Highly Controversial Federal Action Puts Manatees in Harm’s Way

A manatee bears scars from watercraft collisions.
Above, a manatee bears scars from watercraft collisions. The FWS rule affects both the Florida and Antillean subspecies and was pursued despite strong scientific and legal evidence that shows the downlisting of manatees is not warranted at this time. The FWS decision leaves manatees and their habitat exposed to attacks and could ultimately preclude the species’ recovery.

For further information, contact Nancy Sadusky
Director of Online Communications
Phone: (407) 539-0990
E-mail: nsadusky@savethemanatee.org

For Immediate Release: March 30, 2017

Note: High resolution manatee images are available for download at http://smc.convio.net/photos

Today the U.S. Fish & Wildlife Service (FWS) issued its final rule to downgrade the status of the West Indian manatee from endangered to threatened under the federal Endangered Species Act. The rule affects both the Florida and Antillean subspecies and was pursued despite strong scientific and legal evidence that shows the downlisting of manatees is not warranted at this time. The FWS decision leaves manatees and their habitat exposed to attacks and could ultimately preclude the species’ recovery.

“We believe this is a devastating blow to manatees,” said Patrick Rose, Executive Director for Save the Manatee Club (SMC). With regard to Florida manatees in particular, Rose stated, “FWS decided to prematurely downlist manatees without a proven viable plan for reducing record-high watercraft-related manatee deaths and without establishing a long-term plan for the anticipated loss of artificial winter warm water habitat on which more than 60% of the Florida manatee population depends. A federal reclassification at this time will seriously undermine the chances of securing the manatee’s long- term survival. With the new federal administration threatening to cut 75% of regulations, including those that protect our wildlife and air and water quality, the move to downlist manatees can only be seen as a political one.”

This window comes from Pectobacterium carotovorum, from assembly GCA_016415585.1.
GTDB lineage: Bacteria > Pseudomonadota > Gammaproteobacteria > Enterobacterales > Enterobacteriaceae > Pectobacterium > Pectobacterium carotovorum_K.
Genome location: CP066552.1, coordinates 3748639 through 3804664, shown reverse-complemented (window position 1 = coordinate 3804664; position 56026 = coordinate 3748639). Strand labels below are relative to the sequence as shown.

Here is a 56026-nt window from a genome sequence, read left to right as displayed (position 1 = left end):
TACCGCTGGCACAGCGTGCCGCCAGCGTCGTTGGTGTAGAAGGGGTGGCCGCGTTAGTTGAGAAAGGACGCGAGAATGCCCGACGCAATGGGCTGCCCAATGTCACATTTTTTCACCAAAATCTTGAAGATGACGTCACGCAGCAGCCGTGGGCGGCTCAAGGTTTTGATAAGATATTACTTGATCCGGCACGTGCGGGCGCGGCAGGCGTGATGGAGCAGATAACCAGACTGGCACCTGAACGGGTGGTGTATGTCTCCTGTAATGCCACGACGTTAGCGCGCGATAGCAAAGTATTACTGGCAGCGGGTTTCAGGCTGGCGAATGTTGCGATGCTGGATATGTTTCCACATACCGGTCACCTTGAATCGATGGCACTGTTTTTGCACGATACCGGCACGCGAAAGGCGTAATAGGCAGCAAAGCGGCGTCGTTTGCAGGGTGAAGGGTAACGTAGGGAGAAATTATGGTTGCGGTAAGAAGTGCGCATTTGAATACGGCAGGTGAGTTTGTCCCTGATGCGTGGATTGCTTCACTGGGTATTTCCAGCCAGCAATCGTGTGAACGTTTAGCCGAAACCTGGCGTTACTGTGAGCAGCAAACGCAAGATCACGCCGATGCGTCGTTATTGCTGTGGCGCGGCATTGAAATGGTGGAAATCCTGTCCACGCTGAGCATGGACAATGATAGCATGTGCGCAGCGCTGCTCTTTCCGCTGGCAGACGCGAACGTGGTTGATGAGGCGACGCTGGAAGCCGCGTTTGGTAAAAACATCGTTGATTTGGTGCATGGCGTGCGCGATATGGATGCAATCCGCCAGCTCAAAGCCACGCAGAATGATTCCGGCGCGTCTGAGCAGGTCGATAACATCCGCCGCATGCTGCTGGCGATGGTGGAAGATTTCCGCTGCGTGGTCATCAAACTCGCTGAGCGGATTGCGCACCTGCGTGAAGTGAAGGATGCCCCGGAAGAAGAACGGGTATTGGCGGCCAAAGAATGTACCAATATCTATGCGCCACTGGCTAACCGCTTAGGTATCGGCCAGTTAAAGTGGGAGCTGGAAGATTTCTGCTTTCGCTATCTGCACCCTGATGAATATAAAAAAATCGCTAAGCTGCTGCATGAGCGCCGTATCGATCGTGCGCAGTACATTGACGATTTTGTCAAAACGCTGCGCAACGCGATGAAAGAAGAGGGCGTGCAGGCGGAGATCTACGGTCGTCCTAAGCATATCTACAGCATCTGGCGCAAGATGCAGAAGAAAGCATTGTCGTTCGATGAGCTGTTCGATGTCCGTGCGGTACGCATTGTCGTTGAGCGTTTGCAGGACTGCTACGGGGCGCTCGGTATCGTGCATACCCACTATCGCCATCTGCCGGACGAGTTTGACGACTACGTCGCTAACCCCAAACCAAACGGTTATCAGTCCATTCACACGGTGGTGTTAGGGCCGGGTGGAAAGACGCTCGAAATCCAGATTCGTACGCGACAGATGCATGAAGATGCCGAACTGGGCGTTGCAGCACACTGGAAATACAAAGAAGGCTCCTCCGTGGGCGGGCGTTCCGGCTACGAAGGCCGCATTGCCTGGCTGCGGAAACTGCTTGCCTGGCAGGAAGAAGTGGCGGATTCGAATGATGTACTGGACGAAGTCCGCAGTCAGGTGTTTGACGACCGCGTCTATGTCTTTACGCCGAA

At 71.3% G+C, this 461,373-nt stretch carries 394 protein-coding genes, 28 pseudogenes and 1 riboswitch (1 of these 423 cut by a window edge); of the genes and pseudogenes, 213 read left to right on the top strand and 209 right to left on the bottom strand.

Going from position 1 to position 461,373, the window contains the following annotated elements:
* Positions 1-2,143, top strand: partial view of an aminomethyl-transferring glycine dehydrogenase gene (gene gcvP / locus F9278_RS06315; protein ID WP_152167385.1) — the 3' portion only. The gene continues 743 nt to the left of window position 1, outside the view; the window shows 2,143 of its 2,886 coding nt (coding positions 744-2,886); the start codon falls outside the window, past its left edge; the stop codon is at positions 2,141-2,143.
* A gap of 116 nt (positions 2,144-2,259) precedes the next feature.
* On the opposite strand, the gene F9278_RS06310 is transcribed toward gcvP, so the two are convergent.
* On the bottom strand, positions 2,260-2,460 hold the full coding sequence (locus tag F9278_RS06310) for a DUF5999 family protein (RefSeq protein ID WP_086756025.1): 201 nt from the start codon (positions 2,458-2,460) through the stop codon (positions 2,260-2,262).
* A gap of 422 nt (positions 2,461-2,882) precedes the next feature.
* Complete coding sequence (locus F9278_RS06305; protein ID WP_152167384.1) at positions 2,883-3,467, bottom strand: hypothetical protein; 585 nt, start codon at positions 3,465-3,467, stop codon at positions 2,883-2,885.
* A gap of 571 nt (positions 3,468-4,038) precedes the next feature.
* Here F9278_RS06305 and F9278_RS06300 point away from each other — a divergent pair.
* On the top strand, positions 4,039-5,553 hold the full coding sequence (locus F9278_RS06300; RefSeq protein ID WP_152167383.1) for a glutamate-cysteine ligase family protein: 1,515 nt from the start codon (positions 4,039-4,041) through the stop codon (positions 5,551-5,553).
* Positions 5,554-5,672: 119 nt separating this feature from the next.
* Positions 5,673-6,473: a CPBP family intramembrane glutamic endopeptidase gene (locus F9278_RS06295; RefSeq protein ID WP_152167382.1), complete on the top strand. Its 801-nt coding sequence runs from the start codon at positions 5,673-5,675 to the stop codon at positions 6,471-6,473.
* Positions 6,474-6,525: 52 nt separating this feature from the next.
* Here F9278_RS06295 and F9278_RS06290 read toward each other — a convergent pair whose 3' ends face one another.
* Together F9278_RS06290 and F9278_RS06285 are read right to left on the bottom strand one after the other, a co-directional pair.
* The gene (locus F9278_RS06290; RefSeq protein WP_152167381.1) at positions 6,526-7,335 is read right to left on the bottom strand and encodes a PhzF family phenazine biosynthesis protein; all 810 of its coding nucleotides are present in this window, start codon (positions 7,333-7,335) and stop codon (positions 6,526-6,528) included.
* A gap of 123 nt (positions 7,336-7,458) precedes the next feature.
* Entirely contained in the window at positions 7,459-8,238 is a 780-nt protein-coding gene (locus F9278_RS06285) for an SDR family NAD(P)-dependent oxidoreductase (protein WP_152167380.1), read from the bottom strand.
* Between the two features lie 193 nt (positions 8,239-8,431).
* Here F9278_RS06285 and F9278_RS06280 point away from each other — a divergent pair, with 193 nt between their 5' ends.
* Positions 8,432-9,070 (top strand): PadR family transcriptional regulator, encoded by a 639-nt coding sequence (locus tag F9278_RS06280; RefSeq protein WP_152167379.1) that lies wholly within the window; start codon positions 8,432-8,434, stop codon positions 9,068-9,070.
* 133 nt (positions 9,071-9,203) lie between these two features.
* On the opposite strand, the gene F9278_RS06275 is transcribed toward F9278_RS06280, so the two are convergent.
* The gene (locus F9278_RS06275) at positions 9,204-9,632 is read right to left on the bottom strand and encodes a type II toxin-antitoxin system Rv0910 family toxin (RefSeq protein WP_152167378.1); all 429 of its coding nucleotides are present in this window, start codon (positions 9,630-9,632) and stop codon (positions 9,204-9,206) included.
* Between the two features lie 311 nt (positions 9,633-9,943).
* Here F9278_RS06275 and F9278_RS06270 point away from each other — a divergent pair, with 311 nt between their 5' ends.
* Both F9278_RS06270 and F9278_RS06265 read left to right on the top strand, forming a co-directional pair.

Dr. Katie Tripp, SMC’s Director of Science and Conservation, says it is unclear why FWS chose to downlist the entire species. “The FWS rule states that the agency estimates the total West Indian Manatee population to be between 8,396 and 13,142 individuals. When the minimum population estimate from Florida is subtracted from this estimate that leaves 1,776 to 6,522 manatees scattered in small, isolated populations throughout the Wider Caribbean. So many countries in the Antillean manatee’s range are experiencing increased habitat destruction. Additionally, countries like Belize have seen a sharp rise in watercraft-related manatee injuries and deaths in recent years and manatees in some of these countries still die at the hands of poachers.”

Save the Manatee Club believes the FWS decision failed to adequately consider data from 2010 to 2016, during which time manatees suffered from unprecedented mortality events linked to habitat pollution, dependence on artificial warm water sources, and record deaths from watercraft strikes.

Anne Harvey Holbrook, SMC’s Staff Attorney explained that “this reclassification comes at a time when manatees are experiencing extreme and uncontrolled threats to their survival. The decision to prematurely remove the West Indian manatee from the Endangered Species list lacks scientific justification and is not legally defensible.”

Learn more about opposition to manatee downlisting.

Read: Scientists and the Public Support Keeping Manatees’ Endangered Status.

See a summary outlining reasons why the FWS rule to downlist manatees is premature.